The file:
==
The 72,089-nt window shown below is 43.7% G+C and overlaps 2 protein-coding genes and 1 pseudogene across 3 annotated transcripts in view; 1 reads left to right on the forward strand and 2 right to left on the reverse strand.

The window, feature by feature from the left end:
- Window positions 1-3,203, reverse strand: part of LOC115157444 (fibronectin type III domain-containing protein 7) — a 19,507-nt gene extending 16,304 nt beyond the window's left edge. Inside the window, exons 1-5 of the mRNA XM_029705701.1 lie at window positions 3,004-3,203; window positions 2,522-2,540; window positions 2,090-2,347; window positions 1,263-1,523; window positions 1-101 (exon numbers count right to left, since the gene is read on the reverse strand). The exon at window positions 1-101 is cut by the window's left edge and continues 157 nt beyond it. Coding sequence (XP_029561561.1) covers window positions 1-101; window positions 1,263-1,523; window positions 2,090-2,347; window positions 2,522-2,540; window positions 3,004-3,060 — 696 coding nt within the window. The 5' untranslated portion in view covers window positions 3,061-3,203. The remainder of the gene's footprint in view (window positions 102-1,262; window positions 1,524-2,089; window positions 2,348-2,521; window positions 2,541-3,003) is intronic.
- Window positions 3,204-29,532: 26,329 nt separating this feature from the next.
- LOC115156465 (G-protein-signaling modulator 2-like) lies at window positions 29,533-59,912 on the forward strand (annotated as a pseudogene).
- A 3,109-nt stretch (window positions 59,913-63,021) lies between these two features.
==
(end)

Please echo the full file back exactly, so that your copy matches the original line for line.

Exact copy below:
The 72,089-nt window shown below is 43.7% G+C and overlaps 2 protein-coding genes and 1 pseudogene across 3 annotated transcripts in view; 1 reads left to right on the forward strand and 2 right to left on the reverse strand.

The window, feature by feature from the left end:
- Window positions 1-3,203, reverse strand: part of LOC115157444 (fibronectin type III domain-containing protein 7) — a 19,507-nt gene extending 16,304 nt beyond the window's left edge. Inside the window, exons 1-5 of the mRNA XM_029705701.1 lie at window positions 3,004-3,203; window positions 2,522-2,540; window positions 2,090-2,347; window positions 1,263-1,523; window positions 1-101 (exon numbers count right to left, since the gene is read on the reverse strand). The exon at window positions 1-101 is cut by the window's left edge and continues 157 nt beyond it. Coding sequence (XP_029561561.1) covers window positions 1-101; window positions 1,263-1,523; window positions 2,090-2,347; window positions 2,522-2,540; window positions 3,004-3,060 — 696 coding nt within the window. The 5' untranslated portion in view covers window positions 3,061-3,203. The remainder of the gene's footprint in view (window positions 102-1,262; window positions 1,524-2,089; window positions 2,348-2,521; window positions 2,541-3,003) is intronic.
- Window positions 3,204-29,532: 26,329 nt separating this feature from the next.
- LOC115156465 (G-protein-signaling modulator 2-like) lies at window positions 29,533-59,912 on the forward strand (annotated as a pseudogene).
- A 3,109-nt stretch (window positions 59,913-63,021) lies between these two features.